A Deeper Dive
This project takes a close look at native algae called stoneworts.
You may have heard of invasive starry stonewort, a plant-like algae that can be a threat to lakes where it’s found. But Minnesota also has many native stonewort species that help make our lakes what they are.
These stoneworts grow in many Minnesota lakes, bringing benefits that include food, habitat, oxygen, and clearer water. In lakes such as Leech Lake, native stoneworts are the main vegetation, with some species growing in football field–sized beds on the lake bottom.
A new study aims to find, identify, and catalog this rich diversity of lake-bottom flora across Minnesota, using methods that include an underwater drone and high-tech DNA analysis.
“This baseline inventory is critical for species and habitat protection because we don’t know how many different stonewort species occur in Minnesota or their habitat requirements,” says project manager Donna Perleberg, Minnesota DNR aquatic plant ecologist.
Study products will include a detailed stonewort identification field guide for lake surveyors, botanists, conservationists, and resource managers. Specimens will be available for viewing online at the Bell Museum’s Biodiversity Atlas.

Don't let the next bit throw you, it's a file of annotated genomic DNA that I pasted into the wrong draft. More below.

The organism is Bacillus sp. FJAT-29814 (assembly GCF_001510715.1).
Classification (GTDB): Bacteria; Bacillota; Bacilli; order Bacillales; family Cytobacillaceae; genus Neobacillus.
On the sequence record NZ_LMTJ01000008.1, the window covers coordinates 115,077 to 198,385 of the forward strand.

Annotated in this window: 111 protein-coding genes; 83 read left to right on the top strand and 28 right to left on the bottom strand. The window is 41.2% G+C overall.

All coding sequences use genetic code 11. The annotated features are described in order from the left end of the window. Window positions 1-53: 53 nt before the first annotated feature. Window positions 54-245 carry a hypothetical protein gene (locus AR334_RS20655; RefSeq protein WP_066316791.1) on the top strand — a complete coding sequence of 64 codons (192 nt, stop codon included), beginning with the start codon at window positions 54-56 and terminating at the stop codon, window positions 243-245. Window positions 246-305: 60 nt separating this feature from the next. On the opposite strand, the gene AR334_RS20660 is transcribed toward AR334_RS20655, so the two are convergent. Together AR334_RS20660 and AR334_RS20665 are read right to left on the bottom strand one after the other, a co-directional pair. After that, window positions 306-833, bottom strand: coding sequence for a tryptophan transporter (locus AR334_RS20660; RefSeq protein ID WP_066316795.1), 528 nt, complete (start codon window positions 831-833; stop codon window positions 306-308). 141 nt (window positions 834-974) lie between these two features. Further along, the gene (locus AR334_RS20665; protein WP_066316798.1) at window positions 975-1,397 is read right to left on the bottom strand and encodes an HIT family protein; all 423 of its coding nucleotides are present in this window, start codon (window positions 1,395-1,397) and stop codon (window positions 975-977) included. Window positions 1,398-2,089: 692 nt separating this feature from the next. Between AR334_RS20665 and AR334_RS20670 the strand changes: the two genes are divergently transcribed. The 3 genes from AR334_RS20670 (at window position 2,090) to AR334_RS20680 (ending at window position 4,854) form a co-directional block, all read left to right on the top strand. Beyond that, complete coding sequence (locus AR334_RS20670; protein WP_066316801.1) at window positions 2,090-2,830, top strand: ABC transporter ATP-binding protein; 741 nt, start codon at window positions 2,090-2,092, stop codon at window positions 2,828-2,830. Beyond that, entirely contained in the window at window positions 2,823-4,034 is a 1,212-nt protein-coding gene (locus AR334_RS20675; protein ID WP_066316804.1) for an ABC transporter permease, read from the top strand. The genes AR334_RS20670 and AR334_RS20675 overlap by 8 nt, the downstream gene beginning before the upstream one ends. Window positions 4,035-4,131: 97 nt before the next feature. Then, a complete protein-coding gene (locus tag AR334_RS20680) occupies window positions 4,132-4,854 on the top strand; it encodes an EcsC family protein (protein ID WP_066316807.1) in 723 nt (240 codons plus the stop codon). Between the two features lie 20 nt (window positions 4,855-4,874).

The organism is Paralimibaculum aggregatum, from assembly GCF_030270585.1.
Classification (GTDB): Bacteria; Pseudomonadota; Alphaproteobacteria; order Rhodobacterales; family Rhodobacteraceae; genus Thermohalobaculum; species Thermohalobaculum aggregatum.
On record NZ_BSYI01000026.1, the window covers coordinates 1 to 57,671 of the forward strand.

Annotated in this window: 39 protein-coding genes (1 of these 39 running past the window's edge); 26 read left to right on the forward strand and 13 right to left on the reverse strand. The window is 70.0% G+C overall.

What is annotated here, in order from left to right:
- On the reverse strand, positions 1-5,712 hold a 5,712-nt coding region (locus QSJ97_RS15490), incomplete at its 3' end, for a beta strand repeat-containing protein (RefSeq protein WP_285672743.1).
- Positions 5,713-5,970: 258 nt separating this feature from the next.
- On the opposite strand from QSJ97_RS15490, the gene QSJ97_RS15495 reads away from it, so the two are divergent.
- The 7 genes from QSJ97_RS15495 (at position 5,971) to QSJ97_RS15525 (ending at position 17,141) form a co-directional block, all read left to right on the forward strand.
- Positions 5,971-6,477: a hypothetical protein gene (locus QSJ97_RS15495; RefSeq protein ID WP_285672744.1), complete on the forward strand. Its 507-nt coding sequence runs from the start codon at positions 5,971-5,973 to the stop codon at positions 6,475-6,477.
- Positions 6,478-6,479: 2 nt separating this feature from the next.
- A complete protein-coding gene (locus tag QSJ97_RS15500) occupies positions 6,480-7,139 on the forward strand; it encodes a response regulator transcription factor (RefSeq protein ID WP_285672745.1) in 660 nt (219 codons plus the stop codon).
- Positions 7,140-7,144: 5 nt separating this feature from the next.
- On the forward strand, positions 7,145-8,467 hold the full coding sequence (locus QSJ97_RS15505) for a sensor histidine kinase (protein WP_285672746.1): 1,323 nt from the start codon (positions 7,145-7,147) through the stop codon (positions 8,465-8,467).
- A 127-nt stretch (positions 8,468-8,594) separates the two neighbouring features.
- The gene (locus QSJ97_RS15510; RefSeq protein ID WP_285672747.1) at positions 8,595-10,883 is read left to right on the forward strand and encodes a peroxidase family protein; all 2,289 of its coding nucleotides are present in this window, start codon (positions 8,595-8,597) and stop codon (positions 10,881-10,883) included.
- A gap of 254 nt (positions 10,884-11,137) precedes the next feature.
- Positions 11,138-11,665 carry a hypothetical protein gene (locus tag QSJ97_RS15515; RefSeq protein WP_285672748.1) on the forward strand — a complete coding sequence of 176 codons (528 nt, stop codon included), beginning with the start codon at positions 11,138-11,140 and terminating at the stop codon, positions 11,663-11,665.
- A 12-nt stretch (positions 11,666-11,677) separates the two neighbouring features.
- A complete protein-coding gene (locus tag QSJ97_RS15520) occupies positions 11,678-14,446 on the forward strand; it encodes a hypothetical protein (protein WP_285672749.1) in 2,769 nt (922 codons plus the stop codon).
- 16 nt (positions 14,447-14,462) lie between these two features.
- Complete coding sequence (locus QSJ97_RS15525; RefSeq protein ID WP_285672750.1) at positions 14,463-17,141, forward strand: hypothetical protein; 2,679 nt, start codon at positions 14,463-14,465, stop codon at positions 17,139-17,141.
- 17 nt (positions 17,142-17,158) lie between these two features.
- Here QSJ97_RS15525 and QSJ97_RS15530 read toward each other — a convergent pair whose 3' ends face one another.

The project, now in its second field season, is a collaboration between the Minnesota DNR, the New York Botanical Garden, the Leech Lake Band of Ojibwe, Leech Lake Tribal College, and the Bell Museum. Funding for the project was provided by the Minnesota Environment and Natural Resources Trust Fund as recommended by the Legislative-Citizen Commission on Minnesota Resources (LCCMR).
Though much of the fieldwork is decidedly old school—wading and raking up samples of greenery from 500 survey sites—the study has high-tech components that include an underwater drone to photograph and collect samples in deep water, and state-of-the-art DNA analysis that can parse species differences that can be challenging to discern otherwise.
The DNA analysis is being done at the New York Botanical Garden, whose research aims to fill out the details on the biological Tree of Life. Minnesota’s stoneworts are a branch on that tree, says Kenneth G. Karol, associate curator at the garden.
“It’s really a good complement, the taxonomic and the systematic expertise that we have coupled with Minnesota’s passion for understanding and conserving this really amazing resource, the lakes and the things that inhabit them,” he says.
The Leech Lake Band of Ojibwe is contributing to field sampling on Leech Lake and is interested in using new knowledge about stoneworts across its reservation waters, says Kate Hagsten, plants program director for the band.
“The diversity of each one of those lakes is unique. And the [stonewort] species themselves have their own little niches,” she says. “It’s an opportunity to highlight those unique features for each of the lakes.”